In each of the three oceans there are two maxima of salinity-one in the north, the other in the south tropical belt, separated by a zone of minimum salinity in the equatorial region, and giving place poleward to regions of still lower salinity.
The tropical maxima of salinity on the poleward side of the trade-winds coincide with the regions of minimum rainfall, high temperature, strong winds and consequently of maximum evaporation.
In the region of the: westerly winds on the poleward side of 40° N.
The west-wind drifts on the poleward side carry back part of the water southward to reunite with the equatorial current, and thus there is set up an anticyclonic circulation of water between io and 40° in each hemisphere, the movement of the water corresponding very closely with that of the wind.
The effects of the continent are already visible in the mean annual temperatures, in which the poleward temperature gradient is about twice as strong as it is on the neighboring oceans; this being a natural effect of the immobility of the land surface, in contrast to the circulatory movement of the ocean currents, which thus lessen the temperature differences due to latitude: on the continent such differences are developed in full force.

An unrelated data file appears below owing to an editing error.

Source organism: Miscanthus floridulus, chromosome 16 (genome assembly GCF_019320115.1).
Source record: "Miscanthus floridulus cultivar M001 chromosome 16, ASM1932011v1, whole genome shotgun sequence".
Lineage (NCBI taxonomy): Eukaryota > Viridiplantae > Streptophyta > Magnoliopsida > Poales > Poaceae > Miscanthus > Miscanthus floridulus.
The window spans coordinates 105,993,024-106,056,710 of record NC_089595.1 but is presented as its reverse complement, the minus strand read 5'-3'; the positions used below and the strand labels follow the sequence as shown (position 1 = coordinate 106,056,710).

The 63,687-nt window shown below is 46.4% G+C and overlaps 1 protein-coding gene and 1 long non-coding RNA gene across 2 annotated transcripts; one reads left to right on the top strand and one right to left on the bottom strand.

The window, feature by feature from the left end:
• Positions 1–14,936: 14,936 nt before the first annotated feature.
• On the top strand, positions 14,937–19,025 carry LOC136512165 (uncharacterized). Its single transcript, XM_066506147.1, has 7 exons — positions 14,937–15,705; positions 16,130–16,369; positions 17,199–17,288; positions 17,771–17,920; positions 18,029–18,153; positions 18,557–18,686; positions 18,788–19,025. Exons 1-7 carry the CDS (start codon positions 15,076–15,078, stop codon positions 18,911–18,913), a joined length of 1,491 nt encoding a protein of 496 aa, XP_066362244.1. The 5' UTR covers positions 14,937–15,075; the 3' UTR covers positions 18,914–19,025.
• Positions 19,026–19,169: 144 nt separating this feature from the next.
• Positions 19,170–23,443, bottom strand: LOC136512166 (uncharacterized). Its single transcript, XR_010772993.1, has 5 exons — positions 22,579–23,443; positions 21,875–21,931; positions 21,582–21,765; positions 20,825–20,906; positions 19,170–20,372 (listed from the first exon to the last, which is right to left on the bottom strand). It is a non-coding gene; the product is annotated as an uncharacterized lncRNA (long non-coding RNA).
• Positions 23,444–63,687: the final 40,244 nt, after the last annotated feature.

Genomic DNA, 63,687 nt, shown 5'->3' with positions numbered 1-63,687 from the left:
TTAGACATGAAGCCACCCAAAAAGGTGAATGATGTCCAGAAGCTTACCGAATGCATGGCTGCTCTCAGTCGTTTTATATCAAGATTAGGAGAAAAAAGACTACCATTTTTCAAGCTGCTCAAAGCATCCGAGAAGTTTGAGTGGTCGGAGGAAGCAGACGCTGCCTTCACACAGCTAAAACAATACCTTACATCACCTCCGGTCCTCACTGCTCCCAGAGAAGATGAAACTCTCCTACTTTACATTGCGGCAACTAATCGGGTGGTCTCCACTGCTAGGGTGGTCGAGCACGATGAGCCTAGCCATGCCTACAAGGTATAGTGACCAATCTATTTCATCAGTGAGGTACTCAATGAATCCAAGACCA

As a result, the isotherms of July are strongly convex poleward as they cross the United States, the isotherm of 70 Sweeping up to the northern boundary in the north-west, and the heat equator leaping to the overheated deserts of the south-west, where the July mean is over 90.